Joint American-Italian MAIA Mission Will Be First to Use Satellites to Focus on Public Health and Pollution

A new joint mission between NASA and Italy’s space agency will seek to assess the health effects of airborne pollution in some of the world’s largest cities.

The Multi-Angle Imager for Aerosols (MAIA) mission, a cooperation between NASA and its partners at the Agenzia Spaziale Italiana (ASI), marks a mission first by the space agencies with its focus on public health with a satellite effort.

MAIA is scheduled to launch sometime in late 2024, including ASI’s PLATiNO-2 satellite and specialty science equipment provided by NASA’s Jet Propulsion Lab (JPL), aimed at the collection and study of data from a range of sensors and observatories, as well as data from atmospheric models that the mission will analyze.

With aid from public health experts and other professionals, the data the mission collects will look at the health effects of contaminants in our air in the form of particles known as aerosols, which in the past have been linked to various kinds of respiratory illnesses, and even risks associated strokes, heart attacks, and impacts on reproductive health.

Results from the MAIA mission will be analyzed alongside existing data on birth and mortality, as well as hospitalizations, particularly in areas of the world where its largest populations dwell.

David Diner, NASA’s principal investigator for MAIA, said in a statement released by JPL that the potency of airborne pollution often comes down to the toxicity of different particle mixtures, some of which aren’t well understood by public health experts.

“Working together with colleagues in Italy and around the world, we expect that MAIA will help us understand how airborne particle pollution puts our health at risk,” Diner said, “and potentially provide insights that will inform the decisions of public health officials and other policymakers.”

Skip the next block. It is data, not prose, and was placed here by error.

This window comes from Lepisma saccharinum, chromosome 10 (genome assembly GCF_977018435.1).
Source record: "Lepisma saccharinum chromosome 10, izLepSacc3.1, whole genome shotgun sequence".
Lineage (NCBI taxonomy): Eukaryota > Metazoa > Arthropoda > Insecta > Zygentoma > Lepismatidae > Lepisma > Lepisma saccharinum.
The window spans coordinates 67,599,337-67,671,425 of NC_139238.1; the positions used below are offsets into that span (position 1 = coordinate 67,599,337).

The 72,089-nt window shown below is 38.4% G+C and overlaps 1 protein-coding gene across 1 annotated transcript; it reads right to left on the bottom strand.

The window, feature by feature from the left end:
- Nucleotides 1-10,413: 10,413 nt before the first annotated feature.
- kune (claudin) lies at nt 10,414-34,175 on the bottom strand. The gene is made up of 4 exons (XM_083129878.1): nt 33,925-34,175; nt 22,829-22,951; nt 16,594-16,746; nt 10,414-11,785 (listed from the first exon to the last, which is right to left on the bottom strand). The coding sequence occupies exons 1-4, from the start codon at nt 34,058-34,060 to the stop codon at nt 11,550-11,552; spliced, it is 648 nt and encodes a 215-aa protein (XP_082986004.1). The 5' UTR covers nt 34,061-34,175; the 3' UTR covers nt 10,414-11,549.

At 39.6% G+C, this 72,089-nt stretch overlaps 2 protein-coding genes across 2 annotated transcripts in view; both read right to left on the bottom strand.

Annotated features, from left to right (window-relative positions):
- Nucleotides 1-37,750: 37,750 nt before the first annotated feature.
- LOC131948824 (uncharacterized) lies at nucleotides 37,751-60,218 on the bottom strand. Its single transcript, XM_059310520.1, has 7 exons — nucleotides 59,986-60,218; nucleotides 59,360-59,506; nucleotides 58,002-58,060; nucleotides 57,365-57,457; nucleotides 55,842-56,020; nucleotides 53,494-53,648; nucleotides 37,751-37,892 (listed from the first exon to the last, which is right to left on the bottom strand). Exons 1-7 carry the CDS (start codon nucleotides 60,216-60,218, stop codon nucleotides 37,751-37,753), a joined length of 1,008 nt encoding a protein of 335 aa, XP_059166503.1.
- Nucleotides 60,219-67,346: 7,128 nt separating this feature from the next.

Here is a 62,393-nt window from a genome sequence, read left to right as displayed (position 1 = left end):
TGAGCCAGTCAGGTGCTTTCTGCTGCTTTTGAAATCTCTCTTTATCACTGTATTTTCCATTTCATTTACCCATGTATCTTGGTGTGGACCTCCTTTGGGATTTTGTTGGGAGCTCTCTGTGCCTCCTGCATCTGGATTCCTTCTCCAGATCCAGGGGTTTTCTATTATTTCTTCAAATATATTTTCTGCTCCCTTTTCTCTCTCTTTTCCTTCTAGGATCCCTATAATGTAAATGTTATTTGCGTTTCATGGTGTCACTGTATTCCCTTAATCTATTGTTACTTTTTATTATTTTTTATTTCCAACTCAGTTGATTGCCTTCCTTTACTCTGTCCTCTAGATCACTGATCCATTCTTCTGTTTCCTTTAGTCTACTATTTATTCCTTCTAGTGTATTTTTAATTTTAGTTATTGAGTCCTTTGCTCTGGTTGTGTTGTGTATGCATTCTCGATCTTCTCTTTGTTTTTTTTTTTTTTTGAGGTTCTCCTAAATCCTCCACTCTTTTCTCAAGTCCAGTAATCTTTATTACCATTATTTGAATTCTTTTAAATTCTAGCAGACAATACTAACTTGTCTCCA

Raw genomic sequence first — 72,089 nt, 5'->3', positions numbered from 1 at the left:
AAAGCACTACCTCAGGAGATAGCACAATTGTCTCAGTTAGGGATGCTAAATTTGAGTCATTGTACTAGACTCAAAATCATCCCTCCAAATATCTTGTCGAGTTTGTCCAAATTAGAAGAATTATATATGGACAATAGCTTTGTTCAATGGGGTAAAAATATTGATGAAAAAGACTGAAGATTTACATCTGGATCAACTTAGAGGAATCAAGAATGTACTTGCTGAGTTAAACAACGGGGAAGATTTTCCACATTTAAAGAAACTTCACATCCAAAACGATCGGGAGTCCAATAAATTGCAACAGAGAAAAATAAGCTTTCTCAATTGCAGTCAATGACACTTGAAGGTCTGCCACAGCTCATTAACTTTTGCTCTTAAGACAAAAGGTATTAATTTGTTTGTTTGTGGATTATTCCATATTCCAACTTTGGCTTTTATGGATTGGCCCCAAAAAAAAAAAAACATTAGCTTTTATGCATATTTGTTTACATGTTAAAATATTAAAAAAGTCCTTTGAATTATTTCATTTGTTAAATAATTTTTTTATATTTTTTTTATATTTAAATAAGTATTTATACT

One of the tools MAIA will rely on is a spectropolarimetric camera capable of capturing images in portions of the electromagnetic spectrum that include visible, near-infrared, shortwave infrared and ultraviolet wavelengths. The camera is also pointable, allowing it to capture images from multiple angles and produce data that will allow the mission to collect information on the composition and abundance of aerosols and other pollutants, as well as their geographic distribution.

Francesco Longo, the ASI’s head of its Earth Observation and Operation Divisionk, says the mission will represent a significant point in history both for the methods undertaken in better understanding how pollution affects world populations and also in the cooperation between the American and Italian space agencies.

“MAIA marks an important moment in the long history of cooperation between NASA and ASI, and it symbolizes the best our two agencies can marshal in terms of expertise, knowledge, and Earth-observation technology,” Longo said.

“The science produced by this joint mission will provide benefits to humanity for years to come,” he added.

You can read more about NASA and ASI’s MAIA mission here.

Micah Hanks is the Editor-in-Chief and Co-Founder of The Debrief. He can be reached by email at Follow his work at and on Twitter: @MicahHanks